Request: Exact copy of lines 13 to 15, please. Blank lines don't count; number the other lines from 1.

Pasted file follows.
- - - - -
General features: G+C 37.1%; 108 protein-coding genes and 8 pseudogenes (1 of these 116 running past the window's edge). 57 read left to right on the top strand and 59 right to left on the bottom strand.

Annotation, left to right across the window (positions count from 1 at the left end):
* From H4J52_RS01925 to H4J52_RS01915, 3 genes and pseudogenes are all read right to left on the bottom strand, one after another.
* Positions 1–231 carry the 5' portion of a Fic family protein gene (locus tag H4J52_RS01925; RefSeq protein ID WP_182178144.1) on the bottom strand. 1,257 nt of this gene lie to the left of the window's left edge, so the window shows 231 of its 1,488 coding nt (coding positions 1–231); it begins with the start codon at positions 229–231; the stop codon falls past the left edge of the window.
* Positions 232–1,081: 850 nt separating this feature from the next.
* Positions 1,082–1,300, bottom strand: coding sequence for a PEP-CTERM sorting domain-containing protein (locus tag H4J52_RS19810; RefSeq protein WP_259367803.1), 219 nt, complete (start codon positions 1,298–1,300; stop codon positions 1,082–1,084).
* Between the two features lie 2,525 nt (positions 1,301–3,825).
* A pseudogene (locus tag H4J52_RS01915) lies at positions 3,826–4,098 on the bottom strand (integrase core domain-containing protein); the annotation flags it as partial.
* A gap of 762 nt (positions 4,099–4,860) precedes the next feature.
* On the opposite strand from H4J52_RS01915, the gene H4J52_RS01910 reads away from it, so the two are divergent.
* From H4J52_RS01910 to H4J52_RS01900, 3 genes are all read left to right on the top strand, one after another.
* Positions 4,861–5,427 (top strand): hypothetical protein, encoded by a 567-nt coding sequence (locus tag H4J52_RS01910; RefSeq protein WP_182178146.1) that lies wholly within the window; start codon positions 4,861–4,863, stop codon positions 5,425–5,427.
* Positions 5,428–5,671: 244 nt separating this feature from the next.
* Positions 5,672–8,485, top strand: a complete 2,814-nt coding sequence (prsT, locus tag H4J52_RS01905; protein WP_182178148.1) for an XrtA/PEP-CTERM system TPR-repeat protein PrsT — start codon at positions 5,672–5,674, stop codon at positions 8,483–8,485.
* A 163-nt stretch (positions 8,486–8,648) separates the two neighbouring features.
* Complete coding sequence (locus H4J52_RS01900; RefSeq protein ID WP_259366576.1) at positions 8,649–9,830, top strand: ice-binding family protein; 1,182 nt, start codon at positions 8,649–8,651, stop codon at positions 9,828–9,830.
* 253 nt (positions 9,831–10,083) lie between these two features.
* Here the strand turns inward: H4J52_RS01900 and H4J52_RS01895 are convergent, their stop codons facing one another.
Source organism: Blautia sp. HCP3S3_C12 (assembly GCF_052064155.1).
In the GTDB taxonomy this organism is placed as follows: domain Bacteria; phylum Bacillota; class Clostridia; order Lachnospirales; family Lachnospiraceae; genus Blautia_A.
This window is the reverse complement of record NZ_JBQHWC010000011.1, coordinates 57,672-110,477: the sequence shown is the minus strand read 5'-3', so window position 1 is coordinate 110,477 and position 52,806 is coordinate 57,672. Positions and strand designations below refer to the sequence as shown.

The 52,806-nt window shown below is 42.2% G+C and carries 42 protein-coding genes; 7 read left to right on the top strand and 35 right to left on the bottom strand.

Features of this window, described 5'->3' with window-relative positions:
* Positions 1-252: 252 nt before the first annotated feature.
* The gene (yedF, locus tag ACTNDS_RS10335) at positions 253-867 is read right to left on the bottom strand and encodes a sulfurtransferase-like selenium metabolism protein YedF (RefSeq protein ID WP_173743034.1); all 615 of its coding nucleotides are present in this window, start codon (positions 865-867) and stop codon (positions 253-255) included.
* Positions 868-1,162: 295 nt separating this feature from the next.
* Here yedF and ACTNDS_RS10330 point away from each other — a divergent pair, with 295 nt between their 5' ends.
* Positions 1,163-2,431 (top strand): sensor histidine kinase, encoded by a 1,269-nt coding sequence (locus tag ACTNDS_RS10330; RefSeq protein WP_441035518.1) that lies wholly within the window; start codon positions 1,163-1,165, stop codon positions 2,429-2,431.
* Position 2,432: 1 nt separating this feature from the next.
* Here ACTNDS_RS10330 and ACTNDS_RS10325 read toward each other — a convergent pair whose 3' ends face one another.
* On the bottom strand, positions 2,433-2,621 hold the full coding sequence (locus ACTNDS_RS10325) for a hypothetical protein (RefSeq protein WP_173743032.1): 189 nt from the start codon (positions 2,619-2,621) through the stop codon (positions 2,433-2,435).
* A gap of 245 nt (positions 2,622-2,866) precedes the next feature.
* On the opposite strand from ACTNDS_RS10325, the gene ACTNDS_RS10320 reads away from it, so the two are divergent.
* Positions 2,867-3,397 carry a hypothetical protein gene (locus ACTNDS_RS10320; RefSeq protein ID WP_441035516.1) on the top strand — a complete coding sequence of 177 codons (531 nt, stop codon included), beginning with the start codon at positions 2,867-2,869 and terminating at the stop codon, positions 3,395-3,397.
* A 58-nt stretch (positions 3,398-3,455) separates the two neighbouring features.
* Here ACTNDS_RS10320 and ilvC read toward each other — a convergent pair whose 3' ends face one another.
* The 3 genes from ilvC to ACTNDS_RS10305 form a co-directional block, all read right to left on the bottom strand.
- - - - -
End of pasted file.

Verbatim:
* Positions 5,428–5,671: 244 nt separating this feature from the next.
* Positions 5,672–8,485, top strand: a complete 2,814-nt coding sequence (prsT, locus tag H4J52_RS01905; protein WP_182178148.1) for an XrtA/PEP-CTERM system TPR-repeat protein PrsT — start codon at positions 5,672–5,674, stop codon at positions 8,483–8,485.
* A 163-nt stretch (positions 8,486–8,648) separates the two neighbouring features.